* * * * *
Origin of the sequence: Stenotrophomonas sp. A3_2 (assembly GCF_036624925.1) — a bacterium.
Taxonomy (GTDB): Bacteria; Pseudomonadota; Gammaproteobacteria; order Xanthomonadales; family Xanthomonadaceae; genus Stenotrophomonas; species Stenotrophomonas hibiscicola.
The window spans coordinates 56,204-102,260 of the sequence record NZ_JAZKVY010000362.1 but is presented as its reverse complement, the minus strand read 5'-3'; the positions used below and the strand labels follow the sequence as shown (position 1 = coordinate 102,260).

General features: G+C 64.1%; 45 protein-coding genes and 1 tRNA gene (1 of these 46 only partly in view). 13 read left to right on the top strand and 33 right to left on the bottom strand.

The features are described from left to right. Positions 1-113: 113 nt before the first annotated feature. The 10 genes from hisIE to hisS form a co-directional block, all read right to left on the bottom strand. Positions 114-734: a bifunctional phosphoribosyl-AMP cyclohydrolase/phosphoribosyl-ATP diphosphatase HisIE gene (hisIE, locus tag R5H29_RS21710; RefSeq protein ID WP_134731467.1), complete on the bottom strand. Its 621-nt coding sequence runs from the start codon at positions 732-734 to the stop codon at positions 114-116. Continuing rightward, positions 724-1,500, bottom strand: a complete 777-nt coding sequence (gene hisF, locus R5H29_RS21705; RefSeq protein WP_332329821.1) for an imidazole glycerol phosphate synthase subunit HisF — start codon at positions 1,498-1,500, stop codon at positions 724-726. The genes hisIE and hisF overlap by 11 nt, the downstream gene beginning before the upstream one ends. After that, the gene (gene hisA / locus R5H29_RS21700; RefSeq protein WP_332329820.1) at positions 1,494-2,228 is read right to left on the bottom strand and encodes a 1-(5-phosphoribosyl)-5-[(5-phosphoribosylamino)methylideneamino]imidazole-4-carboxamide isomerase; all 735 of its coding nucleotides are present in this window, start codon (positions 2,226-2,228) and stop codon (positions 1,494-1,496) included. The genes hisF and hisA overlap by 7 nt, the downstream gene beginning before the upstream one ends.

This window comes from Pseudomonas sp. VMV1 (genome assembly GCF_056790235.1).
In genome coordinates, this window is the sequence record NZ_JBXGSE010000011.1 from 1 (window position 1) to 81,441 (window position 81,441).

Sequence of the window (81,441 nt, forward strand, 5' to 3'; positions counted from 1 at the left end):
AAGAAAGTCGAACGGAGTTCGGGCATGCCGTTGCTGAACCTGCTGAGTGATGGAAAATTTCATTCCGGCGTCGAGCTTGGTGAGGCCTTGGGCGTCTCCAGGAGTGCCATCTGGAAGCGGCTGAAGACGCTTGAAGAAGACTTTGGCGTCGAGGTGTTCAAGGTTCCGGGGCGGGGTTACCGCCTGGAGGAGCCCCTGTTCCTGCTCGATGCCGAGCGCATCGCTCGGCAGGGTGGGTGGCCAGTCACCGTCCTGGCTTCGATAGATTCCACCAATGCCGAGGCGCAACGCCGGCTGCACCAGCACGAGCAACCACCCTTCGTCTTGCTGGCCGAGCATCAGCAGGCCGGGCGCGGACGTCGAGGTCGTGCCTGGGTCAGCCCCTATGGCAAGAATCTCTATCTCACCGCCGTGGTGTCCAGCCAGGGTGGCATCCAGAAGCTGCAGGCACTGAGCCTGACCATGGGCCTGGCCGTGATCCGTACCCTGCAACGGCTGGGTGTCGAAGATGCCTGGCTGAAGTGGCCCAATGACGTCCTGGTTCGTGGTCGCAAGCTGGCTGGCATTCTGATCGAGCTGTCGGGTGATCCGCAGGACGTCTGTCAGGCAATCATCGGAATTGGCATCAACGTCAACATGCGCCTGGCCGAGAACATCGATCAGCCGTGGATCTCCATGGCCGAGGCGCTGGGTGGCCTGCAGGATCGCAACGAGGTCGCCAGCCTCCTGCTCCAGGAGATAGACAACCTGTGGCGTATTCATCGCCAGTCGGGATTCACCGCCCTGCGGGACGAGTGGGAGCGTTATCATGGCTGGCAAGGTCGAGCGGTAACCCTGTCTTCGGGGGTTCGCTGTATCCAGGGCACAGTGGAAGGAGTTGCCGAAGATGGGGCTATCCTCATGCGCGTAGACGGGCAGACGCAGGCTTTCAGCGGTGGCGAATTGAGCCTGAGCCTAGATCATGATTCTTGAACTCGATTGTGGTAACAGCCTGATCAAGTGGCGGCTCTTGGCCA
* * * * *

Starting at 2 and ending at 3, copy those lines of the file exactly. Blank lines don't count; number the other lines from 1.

Taxonomy (GTDB): Bacteria; Pseudomonadota; Gammaproteobacteria; order Xanthomonadales; family Xanthomonadaceae; genus Stenotrophomonas; species Stenotrophomonas hibiscicola.
The window spans coordinates 56,204-102,260 of the sequence record NZ_JAZKVY010000362.1 but is presented as its reverse complement, the minus strand read 5'-3'; the positions used below and the strand labels follow the sequence as shown (position 1 = coordinate 102,260).